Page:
Dispositional Optimism, Sport Confidence, and Golf Performance
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Optimism and self-confidence are two psychological constructs with an increasing presence in the peak performance literature. The current research consists of three interrelated studies investigating dispositional optimism, sport confidence, and golf performance with an applied sport psychology focus. Each of the studies builds upon the existing research in applied sport psychology and positive psychology. In addition, the results of the first two studies provide guidance for the subsequent studies in the current research. Study 1 was a validation study addressing the overlap between psychological measures of the constructs of dispositional optimism and sport confidence. Construct validation analyses were performed using a multitrait-multimethod (MTMM) approach on the data from 160 athletes participating in a variety of sports and at a range of competition levels. Results indicated that there was significant overlap between scales on the psychological measures of Life Orientation Test-Revised (LOT-R; Scheier & Carver, 1985), Sport Confidence Inventory (SCI; Vealey & Knight, 2003), and Carolina Sport Confidence Inventory (CSCI: Manzo, Silva, & Mink, 2001). Exploratory factor analyses of the items on the three psychological measures were conducted and there was evidence of an overarching broad factor highlighting the difficulty to empirically separate the constructs of dispositional optimism and sport confidence. Given the sample size of this study relative to those of the test authors, further investigation into the inventories is required with a larger sporting sample to clarify their use within sport. Study 2 was an investigative study addressing the paucity of research into the psychological characteristics of touring golf professionals to enhance the understanding of expertise in golf. Data were collected on a sample of 100 male touring golf professionals to obtain their levels of dispositional optimism and sport confidence and to explore the relationship between these two constructs and golf performance. Cognitive styles were investigated to see if there were trends in preferences of style in the touring golf professionals to guide the development of PST programs that address individual differences. No preference for a specific cognitive style was found for the touring golf professionals, but the participants recorded above average scores on dispositional optimism. Further, tour membership differentiated between players’ sport confidence levels on international tours and Australian tours; players on international tours scored higher on sport confidence than those on Australian tours. Each of these results implicated sport confidence and dispositional optimism as characteristics to include in PST programs (addressing each cognitive style) for elite golfers who have ambitions of becoming touring golf professionals. Optimism and confidence training was seen to be beneficial to improve the success rates of players embarking on a career as a touring golf professional. In addition, training of these characteristics was seen to be an avenue to ensure a successful future for Australian golfers on the international professional tours. Study 3 was an intervention study addressing the need to test the effectiveness of a multimodal Psychological Skills Training (PST) program for elite golfers. A single-subject multiple-baseline across participants design was used to examine the effects of a Golf Optimism Training Program intervention on the dispositional optimism, sport confidence, and golf performance of 12 elite golfers; nine amateurs (handicaps < 6) and three trainee golf professionals. Dispositional optimism and sport confidence measures were completed by each participant for a minimum of 4 time points: preintervention (baseline), midterm, postintervention (final), and 2-month review. Golf performance data were collected throughout the study whenever the participants played a competitive round of golf. The intervention consisted of 10 weekly sessions on an individual basis. Visual inspection and Binomial significance testing of the individual data revealed two golfers had significantly better dispositional optimism scores after the final intervention session compared to those predicted from their baseline scores, and five golfers had significantly better average weekly round scores after the 2-month review compared to those predicted from their baseline scores. The group data revealed that there were improvements in levels of sport confidence, dispositional optimism, and sport competence. The results are discussed in terms of advancing multimodal PST programs and highlighting the usefulness of single-subject designs for maximising the effectiveness of individual PST programs. Each of the studies builds on existing applied sport psychology research and advances knowledge for applied sport psychology research and practice. The three interrelated studies provided impetus for further research into four main areas. First, the clarification of whether psychological measures are actually measuring what they purport to measure is a fundamental issue in ensuring effective information is being disseminated to athletes. Second, the increase in the quantity of studies investigating moderate to large elite athletic samples is the key to greater knowledge and understanding of expertise and the unique requirements of specific sports. Third, the promotion of researchers and practitioners gaining sport-specific knowledge in addition to single-subject analysis allows richer information, which enhances working relationships with athletes in applied research and practice settings. Fourth, the enhancement of PST program protocols with efficacy testing is imperative to ensure optimal service delivery for elite athletes in the pursuit of peak performance. In conclusion, continued emphasis on applied research that is relevant to applied practice is required for positive growth of the applied sport psychology field, which ultimately is for the benefit of developing successful internationally competitive sportsmen and sportswomen.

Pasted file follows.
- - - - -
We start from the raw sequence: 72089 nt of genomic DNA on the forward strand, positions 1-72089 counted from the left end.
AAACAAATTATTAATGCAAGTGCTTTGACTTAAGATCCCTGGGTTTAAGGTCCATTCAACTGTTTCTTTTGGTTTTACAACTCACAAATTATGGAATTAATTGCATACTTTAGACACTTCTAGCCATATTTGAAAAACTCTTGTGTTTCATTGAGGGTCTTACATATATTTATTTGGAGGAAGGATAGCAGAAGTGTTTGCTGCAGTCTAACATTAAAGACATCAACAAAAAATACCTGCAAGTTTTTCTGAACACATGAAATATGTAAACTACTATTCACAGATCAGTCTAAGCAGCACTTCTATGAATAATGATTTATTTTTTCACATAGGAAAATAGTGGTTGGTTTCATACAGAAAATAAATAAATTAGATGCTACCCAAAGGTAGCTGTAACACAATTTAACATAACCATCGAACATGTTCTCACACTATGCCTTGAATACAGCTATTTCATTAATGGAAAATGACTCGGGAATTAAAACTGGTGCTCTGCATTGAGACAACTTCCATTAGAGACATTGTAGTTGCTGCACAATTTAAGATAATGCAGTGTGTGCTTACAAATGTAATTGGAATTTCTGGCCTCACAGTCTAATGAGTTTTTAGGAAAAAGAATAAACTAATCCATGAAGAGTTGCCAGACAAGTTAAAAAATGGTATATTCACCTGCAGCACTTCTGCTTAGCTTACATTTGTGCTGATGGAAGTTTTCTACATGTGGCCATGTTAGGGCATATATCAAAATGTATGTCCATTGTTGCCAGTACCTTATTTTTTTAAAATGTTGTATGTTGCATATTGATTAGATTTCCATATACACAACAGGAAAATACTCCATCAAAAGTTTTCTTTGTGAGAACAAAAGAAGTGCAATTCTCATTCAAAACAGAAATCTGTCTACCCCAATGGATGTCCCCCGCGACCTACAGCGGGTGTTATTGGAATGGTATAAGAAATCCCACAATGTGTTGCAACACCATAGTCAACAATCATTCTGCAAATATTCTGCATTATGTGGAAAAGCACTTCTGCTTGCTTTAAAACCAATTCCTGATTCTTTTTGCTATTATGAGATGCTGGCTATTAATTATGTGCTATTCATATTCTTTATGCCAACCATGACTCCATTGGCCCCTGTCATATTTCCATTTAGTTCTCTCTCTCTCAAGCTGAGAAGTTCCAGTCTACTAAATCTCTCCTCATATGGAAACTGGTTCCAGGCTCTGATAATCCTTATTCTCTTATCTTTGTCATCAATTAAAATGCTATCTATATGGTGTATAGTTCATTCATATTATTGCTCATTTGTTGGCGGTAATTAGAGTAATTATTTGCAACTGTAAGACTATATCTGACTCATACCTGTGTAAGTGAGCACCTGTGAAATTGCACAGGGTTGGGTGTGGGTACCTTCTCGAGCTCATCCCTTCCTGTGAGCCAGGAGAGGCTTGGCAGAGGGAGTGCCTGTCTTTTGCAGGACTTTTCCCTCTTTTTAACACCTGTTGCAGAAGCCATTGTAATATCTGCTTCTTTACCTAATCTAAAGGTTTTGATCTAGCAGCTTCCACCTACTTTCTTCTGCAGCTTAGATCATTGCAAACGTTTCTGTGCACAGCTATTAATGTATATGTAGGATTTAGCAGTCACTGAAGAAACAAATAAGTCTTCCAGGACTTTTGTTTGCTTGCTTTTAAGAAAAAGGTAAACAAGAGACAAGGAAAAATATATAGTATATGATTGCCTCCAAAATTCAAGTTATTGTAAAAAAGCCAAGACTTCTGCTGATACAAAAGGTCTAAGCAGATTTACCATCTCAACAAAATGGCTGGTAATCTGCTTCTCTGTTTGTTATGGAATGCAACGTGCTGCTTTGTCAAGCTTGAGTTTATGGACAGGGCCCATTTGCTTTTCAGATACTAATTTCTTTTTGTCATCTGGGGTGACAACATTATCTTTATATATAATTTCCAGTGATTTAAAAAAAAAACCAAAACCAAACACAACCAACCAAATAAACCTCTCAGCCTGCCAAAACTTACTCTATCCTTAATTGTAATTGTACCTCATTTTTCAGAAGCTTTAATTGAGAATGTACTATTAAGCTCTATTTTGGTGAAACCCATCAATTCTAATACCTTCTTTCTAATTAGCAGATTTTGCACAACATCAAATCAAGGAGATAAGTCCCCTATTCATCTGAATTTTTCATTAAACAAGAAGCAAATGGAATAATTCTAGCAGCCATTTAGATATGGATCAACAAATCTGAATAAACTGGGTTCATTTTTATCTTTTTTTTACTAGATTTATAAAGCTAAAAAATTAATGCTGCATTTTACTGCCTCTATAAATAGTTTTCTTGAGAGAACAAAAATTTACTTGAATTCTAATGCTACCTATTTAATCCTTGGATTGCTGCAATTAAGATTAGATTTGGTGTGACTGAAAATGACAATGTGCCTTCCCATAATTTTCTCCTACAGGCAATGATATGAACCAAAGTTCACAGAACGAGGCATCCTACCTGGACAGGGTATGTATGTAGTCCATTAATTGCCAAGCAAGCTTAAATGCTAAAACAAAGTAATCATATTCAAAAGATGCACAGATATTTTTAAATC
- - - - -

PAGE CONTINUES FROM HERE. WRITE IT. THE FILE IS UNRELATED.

Thesis (PhD Doctorate)
Doctor of Philosophy (PhD)
School of Education and Professional Studies